L.Ed.2d 547 (1976).

The First Amendment political affiliation right described in the line of cases from Elrod to Branti

v. Finkel, 445 U.S. 507, 100 S.Ct. 1287, 63 L.Ed.2d 574 (1980), and Rutan v. Republican Party of Ill., 497 U.S. 62, 110 S.Ct. 2729, 111 L.Ed.2d 52 (1990), is cabined by an exception designed to give room to elected representatives to make policy choices reflective of their party platforms. Torres Rivera v. Calderon Serra, 412 F.3d 205, 211 (1st Cir.2005) (citing Branti, 445 U.S. at 517 18, 100 S.Ct. 1287; Rutan, 497 U.S. at 74, 110 S.Ct. 2729.

It is uncontested that the Plaintiff is affiliated with the NPP and was in fact named to the position of Veterans Advocate by former Governor Fortuño. It is also a fact that defendant Governor Garcia Padilla is the current President and member of the PDP, the opposing party to the NPP. Therefore, the first prong of the applicable test is easily met. The Plaintiff testified during the hearing that he personally knows the Governor since prior to his nomination as Ombudsman because they worked together as members of the Puerto Rico Bar Association from 2004-2006. According to the Plaintiff, the members would sustain what sometimes -

be reasonably concluded that Hon. Garcia- political affiliations, thereby, establishing the second element of the test. The parties also stipulated the third prong of the test, namely, that the Plaintiff suffered an adverse employment action. On August 28th, 2013, Plaintiff received a letter notifying him of his removal from his position as Veterans Advocate.

- someone - with the fact plaintiff was treated unfairly is not enough to Correa-Martinez v. Arrillaga- Belendez, 903 F.2d 49, 58 (1st Cir.1990) (citation omitted). At this stage of the proceedings, the Plaintiff has failed to adduce to sufficient evidence to establish the final element of the prima facie case, to wit, the causation requirement. Although the Plaintiff vehemently testified that his political affiliation must have been the reason why the Governor removed him from his position, the letter he received states that his position ceased to exist pursuant to a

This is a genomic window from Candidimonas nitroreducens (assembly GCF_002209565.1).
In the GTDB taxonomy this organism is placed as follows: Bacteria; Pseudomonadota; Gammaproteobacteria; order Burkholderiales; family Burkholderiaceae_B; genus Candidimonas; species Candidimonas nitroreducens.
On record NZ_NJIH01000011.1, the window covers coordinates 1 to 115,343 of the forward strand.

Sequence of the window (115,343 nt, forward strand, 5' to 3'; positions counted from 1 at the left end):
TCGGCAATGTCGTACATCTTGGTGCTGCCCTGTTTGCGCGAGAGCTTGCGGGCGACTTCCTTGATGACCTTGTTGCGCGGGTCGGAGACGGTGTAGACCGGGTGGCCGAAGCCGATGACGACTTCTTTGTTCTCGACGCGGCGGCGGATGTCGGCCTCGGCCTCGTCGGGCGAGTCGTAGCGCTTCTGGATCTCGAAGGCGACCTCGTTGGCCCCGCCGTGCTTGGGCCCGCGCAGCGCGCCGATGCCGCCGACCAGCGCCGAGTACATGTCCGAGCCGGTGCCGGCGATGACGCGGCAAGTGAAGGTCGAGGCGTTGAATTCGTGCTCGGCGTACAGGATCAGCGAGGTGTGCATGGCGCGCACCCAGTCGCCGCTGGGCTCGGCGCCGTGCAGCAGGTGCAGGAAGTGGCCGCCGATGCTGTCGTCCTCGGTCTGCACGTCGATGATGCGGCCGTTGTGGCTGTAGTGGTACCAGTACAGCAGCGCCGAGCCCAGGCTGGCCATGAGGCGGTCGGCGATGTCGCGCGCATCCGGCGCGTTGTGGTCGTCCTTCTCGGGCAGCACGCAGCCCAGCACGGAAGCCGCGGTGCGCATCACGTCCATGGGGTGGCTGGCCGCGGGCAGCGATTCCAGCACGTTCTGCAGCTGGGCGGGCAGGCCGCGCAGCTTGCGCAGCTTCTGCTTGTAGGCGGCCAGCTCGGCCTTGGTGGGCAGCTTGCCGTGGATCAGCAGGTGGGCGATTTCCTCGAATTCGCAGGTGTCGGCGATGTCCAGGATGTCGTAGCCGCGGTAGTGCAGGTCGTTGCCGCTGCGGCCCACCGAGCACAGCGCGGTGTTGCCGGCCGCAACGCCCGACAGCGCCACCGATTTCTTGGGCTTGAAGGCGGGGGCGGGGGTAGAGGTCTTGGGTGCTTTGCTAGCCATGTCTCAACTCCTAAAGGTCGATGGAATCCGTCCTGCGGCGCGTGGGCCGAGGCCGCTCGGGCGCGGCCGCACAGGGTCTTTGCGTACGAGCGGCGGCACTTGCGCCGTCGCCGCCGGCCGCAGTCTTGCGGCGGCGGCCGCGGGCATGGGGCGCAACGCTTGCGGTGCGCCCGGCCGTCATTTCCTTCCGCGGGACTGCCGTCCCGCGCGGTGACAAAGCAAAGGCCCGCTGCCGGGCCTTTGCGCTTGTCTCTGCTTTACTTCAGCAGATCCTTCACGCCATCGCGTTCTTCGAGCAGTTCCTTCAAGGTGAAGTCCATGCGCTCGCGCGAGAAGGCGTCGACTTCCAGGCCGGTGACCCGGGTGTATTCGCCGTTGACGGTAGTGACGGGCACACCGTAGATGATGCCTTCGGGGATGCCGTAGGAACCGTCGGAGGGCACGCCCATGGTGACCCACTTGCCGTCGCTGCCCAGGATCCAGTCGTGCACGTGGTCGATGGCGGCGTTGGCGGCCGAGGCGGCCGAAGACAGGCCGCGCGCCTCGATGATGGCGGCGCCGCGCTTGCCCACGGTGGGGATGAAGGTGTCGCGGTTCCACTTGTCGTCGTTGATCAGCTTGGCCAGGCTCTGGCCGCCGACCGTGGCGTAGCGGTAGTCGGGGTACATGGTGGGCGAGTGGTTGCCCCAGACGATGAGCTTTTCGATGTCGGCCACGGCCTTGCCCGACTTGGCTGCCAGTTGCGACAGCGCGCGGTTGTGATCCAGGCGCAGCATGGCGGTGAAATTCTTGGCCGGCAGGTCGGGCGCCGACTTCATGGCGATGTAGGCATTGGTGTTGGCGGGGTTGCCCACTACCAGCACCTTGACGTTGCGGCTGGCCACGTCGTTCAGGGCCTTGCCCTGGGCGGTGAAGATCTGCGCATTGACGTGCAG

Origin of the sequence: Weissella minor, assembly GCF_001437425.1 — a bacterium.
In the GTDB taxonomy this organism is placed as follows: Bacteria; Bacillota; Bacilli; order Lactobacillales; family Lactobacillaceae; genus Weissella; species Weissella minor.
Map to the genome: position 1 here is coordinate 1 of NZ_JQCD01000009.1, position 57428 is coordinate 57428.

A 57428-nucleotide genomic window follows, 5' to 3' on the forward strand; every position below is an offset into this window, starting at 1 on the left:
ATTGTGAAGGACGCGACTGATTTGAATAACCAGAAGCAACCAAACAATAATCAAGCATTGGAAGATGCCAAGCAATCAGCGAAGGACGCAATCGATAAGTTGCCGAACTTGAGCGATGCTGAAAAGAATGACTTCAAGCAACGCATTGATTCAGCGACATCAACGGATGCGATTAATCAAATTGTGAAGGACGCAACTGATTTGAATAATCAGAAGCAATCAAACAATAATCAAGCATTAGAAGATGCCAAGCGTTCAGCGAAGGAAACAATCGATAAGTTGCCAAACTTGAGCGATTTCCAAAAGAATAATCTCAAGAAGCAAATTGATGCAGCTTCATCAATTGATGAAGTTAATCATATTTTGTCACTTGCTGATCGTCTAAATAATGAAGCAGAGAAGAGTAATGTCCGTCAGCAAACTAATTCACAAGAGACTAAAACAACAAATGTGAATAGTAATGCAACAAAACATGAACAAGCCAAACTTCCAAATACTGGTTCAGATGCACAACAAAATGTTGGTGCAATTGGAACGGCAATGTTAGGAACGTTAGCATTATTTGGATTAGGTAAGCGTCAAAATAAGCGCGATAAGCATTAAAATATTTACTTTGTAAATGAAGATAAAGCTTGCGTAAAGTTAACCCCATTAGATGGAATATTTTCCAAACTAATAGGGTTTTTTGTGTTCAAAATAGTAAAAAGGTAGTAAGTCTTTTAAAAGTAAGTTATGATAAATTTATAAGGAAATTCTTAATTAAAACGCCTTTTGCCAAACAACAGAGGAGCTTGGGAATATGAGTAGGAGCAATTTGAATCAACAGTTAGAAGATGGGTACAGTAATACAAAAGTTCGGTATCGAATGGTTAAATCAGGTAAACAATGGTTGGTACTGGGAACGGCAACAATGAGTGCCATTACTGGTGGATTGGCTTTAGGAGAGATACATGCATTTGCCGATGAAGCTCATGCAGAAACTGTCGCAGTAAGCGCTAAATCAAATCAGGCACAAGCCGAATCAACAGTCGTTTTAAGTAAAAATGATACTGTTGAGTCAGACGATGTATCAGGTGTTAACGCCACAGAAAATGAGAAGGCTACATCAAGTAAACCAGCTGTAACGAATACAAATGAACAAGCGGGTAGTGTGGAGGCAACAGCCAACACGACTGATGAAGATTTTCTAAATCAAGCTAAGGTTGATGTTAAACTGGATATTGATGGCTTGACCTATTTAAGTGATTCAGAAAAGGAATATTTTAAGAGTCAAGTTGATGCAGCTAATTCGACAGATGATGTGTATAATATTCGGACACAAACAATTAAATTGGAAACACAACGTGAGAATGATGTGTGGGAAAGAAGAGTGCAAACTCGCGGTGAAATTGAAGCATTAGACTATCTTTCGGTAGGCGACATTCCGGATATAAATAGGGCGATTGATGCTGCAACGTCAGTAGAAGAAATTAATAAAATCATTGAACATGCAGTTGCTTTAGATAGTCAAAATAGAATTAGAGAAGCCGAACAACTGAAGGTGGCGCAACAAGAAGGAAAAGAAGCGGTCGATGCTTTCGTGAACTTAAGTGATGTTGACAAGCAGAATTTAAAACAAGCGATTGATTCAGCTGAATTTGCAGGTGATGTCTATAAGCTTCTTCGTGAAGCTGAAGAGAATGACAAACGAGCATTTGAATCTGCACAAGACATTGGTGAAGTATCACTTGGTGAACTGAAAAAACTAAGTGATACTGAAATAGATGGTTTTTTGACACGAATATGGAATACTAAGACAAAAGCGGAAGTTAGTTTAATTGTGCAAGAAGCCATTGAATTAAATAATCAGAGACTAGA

rejected attempts by plaintiffs to challenge on First Amendment grounds loss of employment due to reorganizations of governmental agencies, whether the reorganization is effectuated by the legislature, by the governing board of the agency, or by the administrative head of the Torres Rivera, 412 F.3d at 211 n. 6 (internal citations omitted) of discriminatory intent simply will not do, and thus, in light of the evidence on record, this court is unable to make determinations of politically-discriminatory motive at this juncture injunction on First Amendment grounds must be DENIED.

V. CONCLUSION The court finds that the enabling statute is clear in its language stating that the Veterans Advocate was to be appointed to a term of ten years; that the Plaintiff had a valid expectation of continuity in his employment, and thus a property interest in his office; and that he was not afforded his due process rights under the Fourteenth Amendment prior to his removal. The court also finds that Plaintiff has met his burden of proof and is entitled to a preliminary injunction on Fourteenth Amendment Grounds. Therefore, the court hereby (1) VACATES Lopez-Cabrera s appointment as Acting Veterans Advocate; (2) ORDERS defendants to allow Plaintiff to return to his position; (3) ENJOINS defendants from removing Mr. Montañez from his position without due process of law. IT IS SO ORDERED.

In San Juan, Puerto Rico, this 18 th